Thought process behind HL2 is more like: “So we know how videogames work — what can we do with that? How can we make something interesting out of that?”
eric-jon: What’s kind of hilarious, sort of, is that within two tries id made something pretty damned virtuosic in (effectively) 3D space. Which borrowed heavily from Miyamoto’s earlier ideas, then, you know, used them to do something of a sophistication that no one else really matched until Valve came along. In terms of the use of space.
Amandeep: And Half-Life 1 is kind of a remake of Doom. Almost overtly. Though it expands on Doom and does all the stuff with it that wasn’t possible four years before. I think the difference is that Valve, in cribbing from id, didn’t literally take Doom and graft more shit on top of it, which is the way EAD works.
eric-jon: Something else fun: Half-Life came out the same time as Ocarina. Which is kind of artistically ridiculous, put side by side. Especially since most of what Ocarina had to contribute was more convoluted brainstorming.
Amandeep: Yeah, the philosophy of z-targeting is: “We can’t figure out how to get this combat stuff, that worked out so well in Link to the Past, to work here. Let’s find some way to fuck with the camera such that it’s always facing the right way instead of rethink the way combat works.”
Like, Doom, probably one of the most stereotypically “boneheaded” games in history, is fucking light-years more intelligent than like, Ocarina of Time is. First-person shooters are boneheaded in the sense that literally every single one of them save Half-Life 2 comes down to killing shit with your gun. That’s a valid form of expression. It’s just got limited range.
I mean, if you could reach out and touch things with something other than a gun — speaking metaphorically here — that’d be great. If the interaction was a little more nuanced than KILLING SHIT. We have the technology to move a little past that. To figure out some new verbs.
eric-jon: Right. Thus, Portal. A bit of Mirror’s Edge, maybe. Though it has guns in it… hum.
Amandeep: Yeah. Yeah, Portal, exactly. Portal is a natural extension of this.
eric-jon: Hell, even the concept of a portal gun is a natural next step from a gravity gun. Well. It’s not a logical progression or anything. It’s a lateral jump. But, well.
Okay, Step one: How about a gun that, instead of just killing shit, lets the player pick stuff up. Send out a SONAR ping, that lets you actually physically touch what you ping.
Step two: Well, how about we just cut out the space between you and whatever you’re reaching for.
HL2 is having a remote control for your TV. Great! Portal is not needing the remote control. Albeit… through a slightly byzantine process. Like, you reach into the couch beside you and your arm comes out across the room to turn the knob on the TV.
Amandeep: The gravity gun is great, symbolically. Like, it’s the gravity… GUN. It lets you touch things and pick them up and shit, but, you know… Valve’s still admitting that… still the only real end to that means is using that shit you picked up to kill shit.
It’s a hell of a start, though. I mean, there are those physics puzzles, which are nice, but they’re… you know. They’re just kind of there. They’re cute.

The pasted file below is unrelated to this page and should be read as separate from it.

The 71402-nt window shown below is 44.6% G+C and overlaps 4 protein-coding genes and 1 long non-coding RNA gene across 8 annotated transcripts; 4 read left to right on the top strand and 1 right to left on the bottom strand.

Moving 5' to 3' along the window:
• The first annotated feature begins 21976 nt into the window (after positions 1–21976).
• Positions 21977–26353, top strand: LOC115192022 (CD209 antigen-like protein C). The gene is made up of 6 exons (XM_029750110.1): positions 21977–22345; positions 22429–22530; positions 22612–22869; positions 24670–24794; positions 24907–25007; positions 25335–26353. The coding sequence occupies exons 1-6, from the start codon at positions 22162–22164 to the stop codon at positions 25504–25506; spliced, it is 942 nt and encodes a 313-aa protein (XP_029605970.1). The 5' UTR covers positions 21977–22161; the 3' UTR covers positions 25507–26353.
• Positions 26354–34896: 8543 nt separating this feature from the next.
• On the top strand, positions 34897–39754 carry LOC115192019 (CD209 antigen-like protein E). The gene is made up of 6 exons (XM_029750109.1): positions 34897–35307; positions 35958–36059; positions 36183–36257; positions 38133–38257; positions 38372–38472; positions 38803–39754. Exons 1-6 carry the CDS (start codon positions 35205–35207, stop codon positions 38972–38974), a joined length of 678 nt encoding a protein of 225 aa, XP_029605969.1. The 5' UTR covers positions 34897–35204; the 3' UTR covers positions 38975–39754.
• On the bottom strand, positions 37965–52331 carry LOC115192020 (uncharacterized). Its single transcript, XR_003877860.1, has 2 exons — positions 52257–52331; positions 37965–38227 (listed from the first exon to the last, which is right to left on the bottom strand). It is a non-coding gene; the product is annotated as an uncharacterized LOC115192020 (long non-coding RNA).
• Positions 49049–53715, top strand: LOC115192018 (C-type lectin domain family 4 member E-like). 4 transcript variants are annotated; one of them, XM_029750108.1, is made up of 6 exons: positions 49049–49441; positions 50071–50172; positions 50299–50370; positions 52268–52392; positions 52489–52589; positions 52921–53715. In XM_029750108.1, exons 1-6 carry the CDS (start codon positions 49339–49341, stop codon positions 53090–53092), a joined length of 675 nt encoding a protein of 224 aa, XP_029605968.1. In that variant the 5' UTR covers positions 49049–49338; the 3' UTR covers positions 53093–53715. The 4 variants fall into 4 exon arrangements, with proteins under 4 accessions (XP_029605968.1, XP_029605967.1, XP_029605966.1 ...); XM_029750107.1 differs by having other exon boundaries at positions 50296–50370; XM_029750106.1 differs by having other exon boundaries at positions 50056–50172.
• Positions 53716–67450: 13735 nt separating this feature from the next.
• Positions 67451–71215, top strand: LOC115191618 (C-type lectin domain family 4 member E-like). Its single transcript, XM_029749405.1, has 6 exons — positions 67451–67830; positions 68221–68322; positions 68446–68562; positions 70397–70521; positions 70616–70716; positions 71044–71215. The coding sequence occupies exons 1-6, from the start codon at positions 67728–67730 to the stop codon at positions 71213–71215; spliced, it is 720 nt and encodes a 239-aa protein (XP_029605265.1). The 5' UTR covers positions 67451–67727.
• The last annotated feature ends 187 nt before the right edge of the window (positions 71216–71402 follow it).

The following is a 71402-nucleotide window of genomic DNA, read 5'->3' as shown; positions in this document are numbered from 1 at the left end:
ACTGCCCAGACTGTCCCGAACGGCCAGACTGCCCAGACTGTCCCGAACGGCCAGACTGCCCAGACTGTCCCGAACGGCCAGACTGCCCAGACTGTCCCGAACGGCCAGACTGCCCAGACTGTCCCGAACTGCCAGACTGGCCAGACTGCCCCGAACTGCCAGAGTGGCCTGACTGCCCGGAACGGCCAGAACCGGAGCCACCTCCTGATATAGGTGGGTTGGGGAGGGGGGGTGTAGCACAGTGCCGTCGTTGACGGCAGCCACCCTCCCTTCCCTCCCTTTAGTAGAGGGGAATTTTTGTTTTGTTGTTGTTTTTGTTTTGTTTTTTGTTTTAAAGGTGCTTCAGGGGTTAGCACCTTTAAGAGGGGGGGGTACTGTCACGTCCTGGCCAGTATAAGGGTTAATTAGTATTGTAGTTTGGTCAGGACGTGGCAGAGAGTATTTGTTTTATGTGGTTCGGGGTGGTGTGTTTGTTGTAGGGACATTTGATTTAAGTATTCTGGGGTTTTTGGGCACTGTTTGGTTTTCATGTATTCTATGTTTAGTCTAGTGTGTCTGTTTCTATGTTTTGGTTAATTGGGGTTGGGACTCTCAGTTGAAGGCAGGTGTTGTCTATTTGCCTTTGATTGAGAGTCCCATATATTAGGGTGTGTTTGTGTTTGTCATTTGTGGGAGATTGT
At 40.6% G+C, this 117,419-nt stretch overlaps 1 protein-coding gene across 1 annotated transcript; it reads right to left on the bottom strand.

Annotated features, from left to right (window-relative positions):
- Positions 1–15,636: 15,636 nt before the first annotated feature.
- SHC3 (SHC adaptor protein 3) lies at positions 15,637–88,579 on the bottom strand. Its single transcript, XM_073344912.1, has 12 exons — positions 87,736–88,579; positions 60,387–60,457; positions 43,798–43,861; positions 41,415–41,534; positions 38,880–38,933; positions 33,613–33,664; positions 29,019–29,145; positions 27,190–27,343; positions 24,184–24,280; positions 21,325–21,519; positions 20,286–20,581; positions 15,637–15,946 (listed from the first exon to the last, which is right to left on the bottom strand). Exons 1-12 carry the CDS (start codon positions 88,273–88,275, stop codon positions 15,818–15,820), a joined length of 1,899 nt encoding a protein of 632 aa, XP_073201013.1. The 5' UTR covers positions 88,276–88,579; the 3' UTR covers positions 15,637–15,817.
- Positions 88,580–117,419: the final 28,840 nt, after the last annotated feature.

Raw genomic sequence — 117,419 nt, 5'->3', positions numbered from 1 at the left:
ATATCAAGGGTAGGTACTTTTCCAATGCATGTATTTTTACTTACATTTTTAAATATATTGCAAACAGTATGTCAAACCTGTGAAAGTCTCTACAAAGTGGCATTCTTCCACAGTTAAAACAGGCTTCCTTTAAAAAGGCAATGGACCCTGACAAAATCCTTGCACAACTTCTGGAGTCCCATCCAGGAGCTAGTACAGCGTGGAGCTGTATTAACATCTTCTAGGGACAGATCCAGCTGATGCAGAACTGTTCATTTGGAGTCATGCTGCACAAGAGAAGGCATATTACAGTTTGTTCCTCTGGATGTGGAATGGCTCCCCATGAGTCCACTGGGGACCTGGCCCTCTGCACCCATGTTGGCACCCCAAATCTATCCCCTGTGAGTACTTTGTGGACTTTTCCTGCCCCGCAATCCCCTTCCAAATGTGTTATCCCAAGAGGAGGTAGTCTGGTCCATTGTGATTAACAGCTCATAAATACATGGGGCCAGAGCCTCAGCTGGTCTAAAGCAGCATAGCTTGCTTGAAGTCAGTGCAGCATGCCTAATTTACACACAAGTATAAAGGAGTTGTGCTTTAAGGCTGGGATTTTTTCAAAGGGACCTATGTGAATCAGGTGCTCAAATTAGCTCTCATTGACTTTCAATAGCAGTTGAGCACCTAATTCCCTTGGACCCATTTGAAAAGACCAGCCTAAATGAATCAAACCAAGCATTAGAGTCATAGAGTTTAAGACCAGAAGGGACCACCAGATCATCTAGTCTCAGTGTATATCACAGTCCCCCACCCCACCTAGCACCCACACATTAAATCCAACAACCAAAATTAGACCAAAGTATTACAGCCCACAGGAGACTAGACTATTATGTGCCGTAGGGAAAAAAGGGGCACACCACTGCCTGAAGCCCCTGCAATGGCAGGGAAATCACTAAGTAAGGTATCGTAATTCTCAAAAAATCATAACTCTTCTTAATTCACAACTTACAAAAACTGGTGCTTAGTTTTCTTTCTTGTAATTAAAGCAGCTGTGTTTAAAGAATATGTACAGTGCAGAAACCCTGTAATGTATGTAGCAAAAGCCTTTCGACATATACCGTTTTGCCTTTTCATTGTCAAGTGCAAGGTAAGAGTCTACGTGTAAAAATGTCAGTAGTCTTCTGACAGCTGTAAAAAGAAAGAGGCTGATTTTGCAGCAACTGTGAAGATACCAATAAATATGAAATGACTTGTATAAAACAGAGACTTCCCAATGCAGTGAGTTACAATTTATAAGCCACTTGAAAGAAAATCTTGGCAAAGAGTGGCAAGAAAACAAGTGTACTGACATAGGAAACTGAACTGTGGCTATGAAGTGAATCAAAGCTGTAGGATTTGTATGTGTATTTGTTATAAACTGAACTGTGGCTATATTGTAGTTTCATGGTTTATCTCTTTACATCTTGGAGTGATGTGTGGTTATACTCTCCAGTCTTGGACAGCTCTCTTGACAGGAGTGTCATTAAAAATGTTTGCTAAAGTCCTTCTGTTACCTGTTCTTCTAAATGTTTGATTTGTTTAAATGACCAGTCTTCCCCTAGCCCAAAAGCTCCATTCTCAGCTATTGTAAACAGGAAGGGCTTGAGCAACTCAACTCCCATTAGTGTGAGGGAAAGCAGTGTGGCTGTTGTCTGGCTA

eric-jon: But yeah, as you say. HL2 is a start to something. What’s dumb is that it’s still basically not been followed up on. Aside from Portal, which is tentative itself, and maybe Mirror’s Edge to some extent.
What Mirror’s Edge does is it gives the player a body sense. A sense of actual being. Whereas HL2 and Portal are very much about the floating intelligence of the player.
Amandeep: Yeah, what kind of bothers me is that even though I have more faith in Valve than probably any other game developer out there right now, they’re not… really doing anything. Like, they hired the kids who made Portal and gave them a budget, but the fact that they’re doing those Half-Life 2 episodes kind of disappoints me.
eric-jon: Yeah, their whole job is basically to analyze what’s been done so far, and then make a statement. But… I guess since no one else has done anything since their last summary…
Amandeep: It kind of says something about how dire the industry is.
And I mean… I don’t think they’re BAD or anything. It’s just kind of disappointing that they caved to all the fans saying MORE HALF LIFE 2 ALSO WTF WAS THAT ENDING ABOUT
eric-jon: It’s kind of End of Evangelion, yes.
Amandeep: And I feel like they’re kind of dangerously close to that American developer billions of expansion packs and incremental sequels mode.
eric-jon: It would be nice if there were more interesting things to do in a videogame than break shit. HL2 does a great job of elevating the significance of breaking shit. And breaking the boundary between player and game in the breaking of shit.
But as you say, you’re still just throwing plates against the wall. A mute man, even, doing this.
Amandeep: Valve’s summary of videogames circa 2004: “A mute man throwing plates against the wall.”
Postscript: Meanwhile, the role of the game is to steer the player to new walls and dole out new kinds of plates, at a satisfying pace and as invisibly as possible. Too slowly and the player starts to look down and ask “Wait, what am I doing?”; too quickly, and the player feels overwhelmed and asks the same question. Make your presence too obvious, and the player feels manipulated and again asks. This is why game design demands so much psychology; it’s all a big con.